Part of being a real, live human being (which I think we all still are, but it’s hard to tell right now) is emitting odors through various orifices. Some of those scents attract us to one another, while others decidedly do not. Bad breath is one of the more repellent odors humans have to deal with and occasionally—it’s just an unavoidable part of life.
What you consume can impact the smells emanating from your pie (or, whatever you ate) hole. There are the usual one-off suspects, of course—e.g., garlic, coffee, onions—but larger dietary patterns can be a less obvious cause of bad breath as well.
“There has been some evidence that a high protein and fat diet can cause your body to enter the ketosis state, and these ketones from the gut that get released can be foul smelling,” says Lawrence Fung, DDS, founder of Silicon Beach Dental. “On the opposite side of the spectrum, a diet heavy on carbs and processed sugars can lead to cavities and can cause a proliferation in bacteria that causes periodontal disease that can cause bad breath as well.”
Some studies have shown that plant-based diets can improve breath odor, according to Dr. Fung. “Proteins in cheese and meat can get stuck in teeth crevices and attract bad smelling bacteria,” he says. “The best kind of diet, however, will always be a balanced diet, as we need protein for other things.” (Plus, plant-based diets can make you gassy, which can ultimately affect your breath, too.) An ideal diet, Dr. Fung says, should focus on a healthy gut as well since issues with the microbiome can also cause bad breath.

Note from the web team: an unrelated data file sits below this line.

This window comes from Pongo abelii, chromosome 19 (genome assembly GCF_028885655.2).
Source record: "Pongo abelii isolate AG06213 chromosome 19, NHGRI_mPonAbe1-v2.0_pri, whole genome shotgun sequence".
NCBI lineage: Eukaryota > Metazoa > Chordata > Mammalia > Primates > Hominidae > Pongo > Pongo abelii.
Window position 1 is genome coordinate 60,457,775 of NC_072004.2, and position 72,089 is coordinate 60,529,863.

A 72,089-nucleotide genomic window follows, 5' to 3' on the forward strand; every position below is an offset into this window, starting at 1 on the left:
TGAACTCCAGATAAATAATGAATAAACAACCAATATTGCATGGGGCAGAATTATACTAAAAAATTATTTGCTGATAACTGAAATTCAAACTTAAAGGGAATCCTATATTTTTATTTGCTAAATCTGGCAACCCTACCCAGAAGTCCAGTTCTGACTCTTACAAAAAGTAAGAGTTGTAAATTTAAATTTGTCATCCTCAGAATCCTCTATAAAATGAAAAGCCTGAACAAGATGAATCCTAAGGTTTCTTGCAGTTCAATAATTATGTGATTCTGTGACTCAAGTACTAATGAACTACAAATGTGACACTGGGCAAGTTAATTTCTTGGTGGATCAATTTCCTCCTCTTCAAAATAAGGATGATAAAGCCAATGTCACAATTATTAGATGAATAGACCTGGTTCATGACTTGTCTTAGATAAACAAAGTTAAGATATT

If you’re looking for a specific list of breath-sweeteners, Dr. Fung recommends green tea, raw fruits and veggies, and probiotic yogurt. “Ginger has been shown to be effective as well since it contains a compound that stimulates an enzyme in our saliva that break down sulfur compounds in the mouth,” he says. Chewing sugarless gum helps, too.
Despite best efforts, however, some of us might be stuck with stinkier breath than others. While most of breath odor is determined by oral hygiene habits and diet, there can be an inherited component, too. “From a study in the Journal of Nature Genetics, people may inherit a genetic mutation that can cause bad breath,” he says. “This genetic mutation can cause people to produce more sulfur-based compounds in their breath.”
Fortunately, if your breath is less than fresh, the only person who will be subjected to it regularly in the near future is you, thanks to COVID-19 and masks. This unique scenario also allows you some found time to try to optimize your breath (and your health) via the ultimate prescription: a healthy-balanced diet.
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